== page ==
Surely, in the very near future, we are going to see The Valeyard reappear in Doctor Who, almost 30 years after his most telling appearances during The Trial Of The Time Lord?
Thanks to “The Ultimate Foe” and a helpful description by The Master, we know that the Valeyard is “an amalgam of the Doctor’s darker side, somewhere between his twelfth and thirteenth incarnations,” which would suggest that once Peter Capaldi moves on (hopefully not too quickly,) the thirteenth reincarnation will be The Valeyard. But then again, that “between” suggests that there’s going to be some overlap.
We of course have hints that the Valeyard is due to reappear – thanks to”The Name of the Doctor”, in which the Great Intelligence tantalisingly stated that “Valeyard” is one of the names by which the Doctor will be known before the end of his life.
So why not sooner, rather than later? If Peter Capaldi is indeed set to play the twelfth doctor (and not the thirteenth as some theories suggest,) we’re closing in on the point in the canon that The Valeyard will come into existence. His time is now, so it is becoming prudent to suggest who could be playing the villain.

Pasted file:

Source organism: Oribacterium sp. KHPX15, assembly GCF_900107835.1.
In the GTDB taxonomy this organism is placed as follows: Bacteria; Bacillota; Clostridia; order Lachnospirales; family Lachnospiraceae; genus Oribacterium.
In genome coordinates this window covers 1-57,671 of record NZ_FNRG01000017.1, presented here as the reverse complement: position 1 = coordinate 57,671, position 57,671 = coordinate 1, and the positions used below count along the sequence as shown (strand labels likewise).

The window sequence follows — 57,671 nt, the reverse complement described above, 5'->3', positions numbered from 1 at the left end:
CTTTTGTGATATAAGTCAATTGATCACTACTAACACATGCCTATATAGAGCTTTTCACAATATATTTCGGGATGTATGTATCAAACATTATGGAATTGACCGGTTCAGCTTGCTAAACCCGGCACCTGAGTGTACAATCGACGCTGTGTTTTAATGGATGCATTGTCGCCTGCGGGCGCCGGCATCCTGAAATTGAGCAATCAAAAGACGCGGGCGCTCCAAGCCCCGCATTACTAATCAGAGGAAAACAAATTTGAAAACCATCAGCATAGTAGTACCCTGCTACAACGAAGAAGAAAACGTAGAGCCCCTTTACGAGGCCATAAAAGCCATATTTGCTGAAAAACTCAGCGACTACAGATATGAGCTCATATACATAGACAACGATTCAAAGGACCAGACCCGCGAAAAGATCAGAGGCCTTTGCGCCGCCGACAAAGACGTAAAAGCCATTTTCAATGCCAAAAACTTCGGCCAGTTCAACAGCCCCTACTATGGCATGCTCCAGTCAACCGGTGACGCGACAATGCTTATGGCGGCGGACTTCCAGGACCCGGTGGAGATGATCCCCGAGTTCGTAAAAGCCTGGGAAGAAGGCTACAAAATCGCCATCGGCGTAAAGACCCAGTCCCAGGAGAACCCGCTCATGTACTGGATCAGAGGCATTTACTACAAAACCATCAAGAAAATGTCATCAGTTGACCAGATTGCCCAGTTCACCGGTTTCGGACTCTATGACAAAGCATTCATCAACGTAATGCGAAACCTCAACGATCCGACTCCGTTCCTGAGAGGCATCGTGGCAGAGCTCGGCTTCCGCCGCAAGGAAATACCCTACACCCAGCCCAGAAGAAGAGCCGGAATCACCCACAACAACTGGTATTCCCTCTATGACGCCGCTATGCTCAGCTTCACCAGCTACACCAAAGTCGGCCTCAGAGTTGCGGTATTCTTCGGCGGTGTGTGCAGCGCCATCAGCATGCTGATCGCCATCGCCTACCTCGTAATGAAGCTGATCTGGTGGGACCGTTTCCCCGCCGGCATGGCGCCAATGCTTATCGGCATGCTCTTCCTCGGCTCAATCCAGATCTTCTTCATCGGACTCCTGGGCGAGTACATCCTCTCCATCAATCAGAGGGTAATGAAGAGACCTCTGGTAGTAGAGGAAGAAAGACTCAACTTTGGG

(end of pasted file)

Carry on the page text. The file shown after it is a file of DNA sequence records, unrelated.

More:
If there’s one thing Hollywood’s fascination with British Machiavellian villains has proved – particularly during the action movie heyday – it’s that we have a plethora of actors on our shores who are particularly suited to icy malignance, and thus we have a long list of available options for The Valeyard.
Despite Capaldi’s former associations with both Doctor Who and Torchwood, we’ve limited the options to those actors who haven’t yet appeared in the show, to maximise impact.
The chances of it actually happening are probably very slim, but there is something irresistible in the idea of Peter Capaldi playing his own villain opposite himself, or at least the writers pulling a major switch on the audience by setting up Capaldi as a good Doctor, but then revealing him as a villain (perhaps to John Hurt’s Doctor?) would be great.
Capaldi has proven over his illustrious career that he is far from averse to playing villainous characters, and in Malcolm Tucker in particular he has considerable mileage playing a scheming, hyper-intelligent Machiavellian figure (it is perhaps wrong to call Tucker an outright villain.)
This article was first posted on October 25, 2013